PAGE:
The rise of instant messaging applications has been massive over the last few years, and now there’s an Aussie alternative from called Flip Messenger.
We spoke to Jerrold Poh, the creator of Flip Messenger who built it after he cracked the sads with apps like WhatsApp.
Who are you and where do you work?
I’m Jerrold Poh, a mobile developer based in Melbourne, Australia. I’m currently freelancing, but I’m also working on a couple of startup ideas in my spare time.
Why do we know you? What have you created?
I’m the creator of Flip Messenger, an intuitive and beautifully designed mobile messenger. Its focus is to make catching up with friends easier, and it achieves this with its group messaging and real time location sharing features.
Why should we care about your app? What makes it different?
I actually built Flip out of my own frustrations I had with existing messaging apps, in that they really didn’t do more than just send and receive messages. I’m quite a social person, so I use messengers quite a bit to organise catching up with friends, and I found most of them a little clunky when trying to do this.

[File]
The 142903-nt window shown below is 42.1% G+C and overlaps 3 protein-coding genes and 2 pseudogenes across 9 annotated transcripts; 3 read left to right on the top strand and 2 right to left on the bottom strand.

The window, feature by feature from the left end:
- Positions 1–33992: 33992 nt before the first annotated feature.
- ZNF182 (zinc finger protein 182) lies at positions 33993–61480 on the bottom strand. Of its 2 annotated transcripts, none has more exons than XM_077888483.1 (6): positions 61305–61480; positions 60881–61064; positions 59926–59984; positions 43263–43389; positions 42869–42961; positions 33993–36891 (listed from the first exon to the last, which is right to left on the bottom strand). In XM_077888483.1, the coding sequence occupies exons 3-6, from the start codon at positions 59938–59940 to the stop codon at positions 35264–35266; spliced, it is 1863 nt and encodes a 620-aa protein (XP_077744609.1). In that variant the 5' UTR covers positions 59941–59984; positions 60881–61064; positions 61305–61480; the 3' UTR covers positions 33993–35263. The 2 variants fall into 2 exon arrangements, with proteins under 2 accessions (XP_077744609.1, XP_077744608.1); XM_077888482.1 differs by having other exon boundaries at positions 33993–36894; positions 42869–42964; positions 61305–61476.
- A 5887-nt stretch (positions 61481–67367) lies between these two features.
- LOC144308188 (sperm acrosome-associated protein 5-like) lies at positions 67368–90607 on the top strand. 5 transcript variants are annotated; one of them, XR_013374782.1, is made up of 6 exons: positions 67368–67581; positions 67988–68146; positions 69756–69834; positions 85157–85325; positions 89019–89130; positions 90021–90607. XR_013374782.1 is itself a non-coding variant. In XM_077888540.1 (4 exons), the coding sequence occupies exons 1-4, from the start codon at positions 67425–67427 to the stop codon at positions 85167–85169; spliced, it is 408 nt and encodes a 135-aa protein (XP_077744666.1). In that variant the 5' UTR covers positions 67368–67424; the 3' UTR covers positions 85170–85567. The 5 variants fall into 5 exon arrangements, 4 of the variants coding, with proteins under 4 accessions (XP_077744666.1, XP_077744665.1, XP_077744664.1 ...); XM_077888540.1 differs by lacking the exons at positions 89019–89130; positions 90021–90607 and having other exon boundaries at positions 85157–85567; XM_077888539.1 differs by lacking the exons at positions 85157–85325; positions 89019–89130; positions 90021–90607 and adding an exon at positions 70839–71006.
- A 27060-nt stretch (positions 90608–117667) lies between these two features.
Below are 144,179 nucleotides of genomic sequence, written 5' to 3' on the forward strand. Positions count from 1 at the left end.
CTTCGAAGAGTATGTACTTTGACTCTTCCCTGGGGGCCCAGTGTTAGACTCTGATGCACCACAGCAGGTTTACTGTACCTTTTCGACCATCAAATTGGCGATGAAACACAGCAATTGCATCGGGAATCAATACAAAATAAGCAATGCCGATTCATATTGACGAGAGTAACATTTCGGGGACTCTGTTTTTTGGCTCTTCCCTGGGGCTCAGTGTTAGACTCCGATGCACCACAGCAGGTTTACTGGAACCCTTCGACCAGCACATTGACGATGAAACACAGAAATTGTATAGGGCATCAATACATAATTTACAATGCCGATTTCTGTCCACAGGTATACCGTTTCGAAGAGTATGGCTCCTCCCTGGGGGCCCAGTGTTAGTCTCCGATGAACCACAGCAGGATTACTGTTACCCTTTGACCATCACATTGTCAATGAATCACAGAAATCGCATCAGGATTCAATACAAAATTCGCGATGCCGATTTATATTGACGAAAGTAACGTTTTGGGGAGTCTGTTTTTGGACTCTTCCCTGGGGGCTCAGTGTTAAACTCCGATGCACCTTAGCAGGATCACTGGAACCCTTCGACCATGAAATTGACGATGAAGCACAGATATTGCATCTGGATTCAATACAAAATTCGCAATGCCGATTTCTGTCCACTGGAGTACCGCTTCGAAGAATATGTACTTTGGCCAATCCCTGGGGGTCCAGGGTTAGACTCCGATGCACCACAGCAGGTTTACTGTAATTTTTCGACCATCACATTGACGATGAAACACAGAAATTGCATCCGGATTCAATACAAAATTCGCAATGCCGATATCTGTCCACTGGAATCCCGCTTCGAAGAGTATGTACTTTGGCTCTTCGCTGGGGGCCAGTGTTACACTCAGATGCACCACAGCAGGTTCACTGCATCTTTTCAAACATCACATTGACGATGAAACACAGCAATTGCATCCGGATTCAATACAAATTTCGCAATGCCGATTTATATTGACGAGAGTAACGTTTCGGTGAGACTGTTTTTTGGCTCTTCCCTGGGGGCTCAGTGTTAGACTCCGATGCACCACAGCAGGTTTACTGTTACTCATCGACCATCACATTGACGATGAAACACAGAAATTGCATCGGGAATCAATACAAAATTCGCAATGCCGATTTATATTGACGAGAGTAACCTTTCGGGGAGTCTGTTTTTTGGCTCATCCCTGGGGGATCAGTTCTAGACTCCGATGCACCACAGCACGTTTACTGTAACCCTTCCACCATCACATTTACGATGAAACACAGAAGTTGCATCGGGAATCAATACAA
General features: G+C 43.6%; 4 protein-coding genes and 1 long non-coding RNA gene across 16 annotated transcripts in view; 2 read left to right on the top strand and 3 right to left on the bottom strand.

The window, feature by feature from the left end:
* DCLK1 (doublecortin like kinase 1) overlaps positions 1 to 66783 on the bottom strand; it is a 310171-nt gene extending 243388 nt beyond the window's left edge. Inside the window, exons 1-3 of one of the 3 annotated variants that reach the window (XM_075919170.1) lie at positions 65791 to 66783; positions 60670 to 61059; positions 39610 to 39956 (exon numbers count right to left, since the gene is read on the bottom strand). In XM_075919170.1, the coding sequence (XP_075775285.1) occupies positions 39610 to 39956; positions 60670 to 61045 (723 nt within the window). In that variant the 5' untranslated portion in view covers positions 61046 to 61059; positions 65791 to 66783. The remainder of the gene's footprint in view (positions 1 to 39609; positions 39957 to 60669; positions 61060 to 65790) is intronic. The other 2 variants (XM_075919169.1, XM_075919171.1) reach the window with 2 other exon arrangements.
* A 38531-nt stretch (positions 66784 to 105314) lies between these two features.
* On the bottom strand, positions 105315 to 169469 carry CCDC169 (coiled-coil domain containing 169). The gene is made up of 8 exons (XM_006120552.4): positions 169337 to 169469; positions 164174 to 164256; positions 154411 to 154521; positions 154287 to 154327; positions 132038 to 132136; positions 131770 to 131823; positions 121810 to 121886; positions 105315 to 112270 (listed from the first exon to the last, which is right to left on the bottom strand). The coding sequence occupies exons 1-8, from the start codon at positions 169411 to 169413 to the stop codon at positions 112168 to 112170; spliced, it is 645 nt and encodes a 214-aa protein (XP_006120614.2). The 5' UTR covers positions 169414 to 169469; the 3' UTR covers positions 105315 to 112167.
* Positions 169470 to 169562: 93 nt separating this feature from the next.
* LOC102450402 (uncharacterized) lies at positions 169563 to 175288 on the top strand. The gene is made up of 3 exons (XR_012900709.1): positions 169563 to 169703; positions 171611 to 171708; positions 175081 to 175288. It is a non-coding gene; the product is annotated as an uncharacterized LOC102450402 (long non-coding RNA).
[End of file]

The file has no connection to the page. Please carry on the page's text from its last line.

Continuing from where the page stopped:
Flip makes catching up with friends easier by focusing on two things: Group messaging and location sharing. Group messaging, because it’s always a lot easier to organise in a group than individually, and location sharing, because if you’re meeting up somewhere, location sharing removes a lot of the stress associated with how far away everyone is, and if you’re going to be too early or too late.
Location sharing is actually done by plotting everyones location on a map, and is updated in real time so you can see how far away everyone is. It is also especially fun to use if you’re on a road trip, or at a music festival, and it’s great as losing your friends is now an impossibility.
What challenges did you face when you were developing and how did you overcome them?